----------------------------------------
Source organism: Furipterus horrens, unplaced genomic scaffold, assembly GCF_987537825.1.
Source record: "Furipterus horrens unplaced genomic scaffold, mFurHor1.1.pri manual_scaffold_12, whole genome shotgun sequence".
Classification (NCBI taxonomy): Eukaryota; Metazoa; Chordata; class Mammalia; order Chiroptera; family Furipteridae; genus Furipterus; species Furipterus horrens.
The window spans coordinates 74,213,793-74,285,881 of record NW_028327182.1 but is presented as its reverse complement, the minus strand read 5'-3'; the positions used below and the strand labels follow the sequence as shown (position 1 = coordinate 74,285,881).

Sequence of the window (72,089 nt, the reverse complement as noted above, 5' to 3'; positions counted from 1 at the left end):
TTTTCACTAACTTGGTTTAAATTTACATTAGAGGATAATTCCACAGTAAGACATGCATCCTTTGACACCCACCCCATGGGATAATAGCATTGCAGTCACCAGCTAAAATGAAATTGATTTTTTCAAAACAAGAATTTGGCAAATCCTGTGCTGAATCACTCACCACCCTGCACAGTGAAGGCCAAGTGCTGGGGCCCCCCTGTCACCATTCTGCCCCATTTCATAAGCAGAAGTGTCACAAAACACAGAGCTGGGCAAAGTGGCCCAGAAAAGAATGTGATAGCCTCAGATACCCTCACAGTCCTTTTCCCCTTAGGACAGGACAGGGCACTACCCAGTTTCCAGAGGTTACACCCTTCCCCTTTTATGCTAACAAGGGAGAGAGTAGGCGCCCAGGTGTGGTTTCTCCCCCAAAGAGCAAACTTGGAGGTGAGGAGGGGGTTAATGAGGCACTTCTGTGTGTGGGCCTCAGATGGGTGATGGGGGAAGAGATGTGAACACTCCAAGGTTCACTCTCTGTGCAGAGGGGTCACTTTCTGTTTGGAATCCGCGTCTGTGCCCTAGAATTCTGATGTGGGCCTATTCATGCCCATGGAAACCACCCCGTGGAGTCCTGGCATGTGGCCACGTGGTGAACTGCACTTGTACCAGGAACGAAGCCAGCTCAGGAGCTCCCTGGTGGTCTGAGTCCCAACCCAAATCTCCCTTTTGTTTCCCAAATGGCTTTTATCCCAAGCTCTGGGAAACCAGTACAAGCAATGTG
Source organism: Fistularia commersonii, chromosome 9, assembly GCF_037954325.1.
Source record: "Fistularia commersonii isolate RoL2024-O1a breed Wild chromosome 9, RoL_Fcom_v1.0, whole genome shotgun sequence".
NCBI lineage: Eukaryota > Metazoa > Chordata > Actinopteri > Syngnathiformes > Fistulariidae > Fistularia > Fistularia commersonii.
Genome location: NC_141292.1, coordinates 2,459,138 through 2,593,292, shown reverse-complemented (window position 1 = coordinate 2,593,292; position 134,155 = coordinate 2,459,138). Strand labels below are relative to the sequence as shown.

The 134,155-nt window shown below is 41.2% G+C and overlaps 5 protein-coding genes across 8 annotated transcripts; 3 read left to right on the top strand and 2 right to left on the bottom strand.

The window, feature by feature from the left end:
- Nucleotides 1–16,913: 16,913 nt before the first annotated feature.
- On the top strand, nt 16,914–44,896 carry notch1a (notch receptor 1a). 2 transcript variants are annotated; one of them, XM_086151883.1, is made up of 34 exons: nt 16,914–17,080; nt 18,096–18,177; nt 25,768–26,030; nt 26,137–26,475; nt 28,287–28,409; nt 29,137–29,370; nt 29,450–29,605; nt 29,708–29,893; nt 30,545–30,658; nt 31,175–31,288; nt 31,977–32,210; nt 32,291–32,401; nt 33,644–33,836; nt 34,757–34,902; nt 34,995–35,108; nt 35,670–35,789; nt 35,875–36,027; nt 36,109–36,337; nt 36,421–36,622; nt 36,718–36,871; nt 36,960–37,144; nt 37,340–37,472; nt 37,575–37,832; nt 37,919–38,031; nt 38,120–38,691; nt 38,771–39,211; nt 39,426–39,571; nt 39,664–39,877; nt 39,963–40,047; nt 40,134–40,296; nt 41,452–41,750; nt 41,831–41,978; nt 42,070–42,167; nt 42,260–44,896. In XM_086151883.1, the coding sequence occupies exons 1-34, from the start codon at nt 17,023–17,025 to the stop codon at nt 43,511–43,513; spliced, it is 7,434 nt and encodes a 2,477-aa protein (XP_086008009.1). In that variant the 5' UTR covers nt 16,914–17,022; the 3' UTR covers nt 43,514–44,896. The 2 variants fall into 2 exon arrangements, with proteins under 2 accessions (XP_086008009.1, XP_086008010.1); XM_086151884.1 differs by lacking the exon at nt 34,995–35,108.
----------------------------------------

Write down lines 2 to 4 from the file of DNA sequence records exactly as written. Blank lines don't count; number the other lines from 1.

Source record: "Furipterus horrens unplaced genomic scaffold, mFurHor1.1.pri manual_scaffold_12, whole genome shotgun sequence".
Classification (NCBI taxonomy): Eukaryota; Metazoa; Chordata; class Mammalia; order Chiroptera; family Furipteridae; genus Furipterus; species Furipterus horrens.
The window spans coordinates 74,213,793-74,285,881 of record NW_028327182.1 but is presented as its reverse complement, the minus strand read 5'-3'; the positions used below and the strand labels follow the sequence as shown (position 1 = coordinate 74,285,881).